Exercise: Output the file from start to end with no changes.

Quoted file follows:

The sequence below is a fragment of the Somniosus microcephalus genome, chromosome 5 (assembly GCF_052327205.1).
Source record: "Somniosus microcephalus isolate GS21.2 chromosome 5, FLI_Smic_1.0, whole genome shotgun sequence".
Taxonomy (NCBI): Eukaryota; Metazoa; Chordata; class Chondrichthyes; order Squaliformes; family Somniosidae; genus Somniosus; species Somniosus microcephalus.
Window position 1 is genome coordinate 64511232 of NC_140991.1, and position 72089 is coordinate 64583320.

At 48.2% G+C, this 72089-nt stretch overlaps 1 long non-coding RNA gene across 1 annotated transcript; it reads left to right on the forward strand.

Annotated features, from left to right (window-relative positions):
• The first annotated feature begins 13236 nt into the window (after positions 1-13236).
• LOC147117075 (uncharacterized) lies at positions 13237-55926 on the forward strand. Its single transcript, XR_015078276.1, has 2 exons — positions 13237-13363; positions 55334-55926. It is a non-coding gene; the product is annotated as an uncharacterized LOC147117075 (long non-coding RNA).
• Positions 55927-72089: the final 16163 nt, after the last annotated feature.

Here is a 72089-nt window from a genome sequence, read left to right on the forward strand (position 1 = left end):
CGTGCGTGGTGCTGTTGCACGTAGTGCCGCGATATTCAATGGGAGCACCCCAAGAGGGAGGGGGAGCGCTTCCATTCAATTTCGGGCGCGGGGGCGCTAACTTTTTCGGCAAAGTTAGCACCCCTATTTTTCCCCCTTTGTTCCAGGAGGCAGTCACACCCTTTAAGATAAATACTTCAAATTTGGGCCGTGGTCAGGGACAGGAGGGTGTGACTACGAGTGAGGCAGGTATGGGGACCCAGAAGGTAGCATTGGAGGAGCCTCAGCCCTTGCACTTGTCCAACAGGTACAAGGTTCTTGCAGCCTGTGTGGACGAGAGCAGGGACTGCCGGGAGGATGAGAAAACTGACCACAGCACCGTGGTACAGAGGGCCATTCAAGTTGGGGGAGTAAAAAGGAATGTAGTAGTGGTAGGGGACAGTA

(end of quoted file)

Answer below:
The sequence below is a fragment of the Somniosus microcephalus genome, chromosome 5 (assembly GCF_052327205.1).
Source record: "Somniosus microcephalus isolate GS21.2 chromosome 5, FLI_Smic_1.0, whole genome shotgun sequence".
Taxonomy (NCBI): Eukaryota; Metazoa; Chordata; class Chondrichthyes; order Squaliformes; family Somniosidae; genus Somniosus; species Somniosus microcephalus.
Window position 1 is genome coordinate 64511232 of NC_140991.1, and position 72089 is coordinate 64583320.

At 48.2% G+C, this 72089-nt stretch overlaps 1 long non-coding RNA gene across 1 annotated transcript; it reads left to right on the forward strand.

Annotated features, from left to right (window-relative positions):
• The first annotated feature begins 13236 nt into the window (after positions 1-13236).
• LOC147117075 (uncharacterized) lies at positions 13237-55926 on the forward strand. Its single transcript, XR_015078276.1, has 2 exons — positions 13237-13363; positions 55334-55926. It is a non-coding gene; the product is annotated as an uncharacterized LOC147117075 (long non-coding RNA).
• Positions 55927-72089: the final 16163 nt, after the last annotated feature.

Here is a 72089-nt window from a genome sequence, read left to right on the forward strand (position 1 = left end):
CGTGCGTGGTGCTGTTGCACGTAGTGCCGCGATATTCAATGGGAGCACCCCAAGAGGGAGGGGGAGCGCTTCCATTCAATTTCGGGCGCGGGGGCGCTAACTTTTTCGGCAAAGTTAGCACCCCTATTTTTCCCCCTTTGTTCCAGGAGGCAGTCACACCCTTTAAGATAAATACTTCAAATTTGGGCCGTGGTCAGGGACAGGAGGGTGTGACTACGAGTGAGGCAGGTATGGGGACCCAGAAGGTAGCATTGGAGGAGCCTCAGCCCTTGCACTTGTCCAACAGGTACAAGGTTCTTGCAGCCTGTGTGGACGAGAGCAGGGACTGCCGGGAGGATGAGAAAACTGACCACAGCACCGTGGTACAGAGGGCCATTCAAGTTGGGGGAGTAAAAAGGAATGTAGTAGTGGTAGGGGACAGTA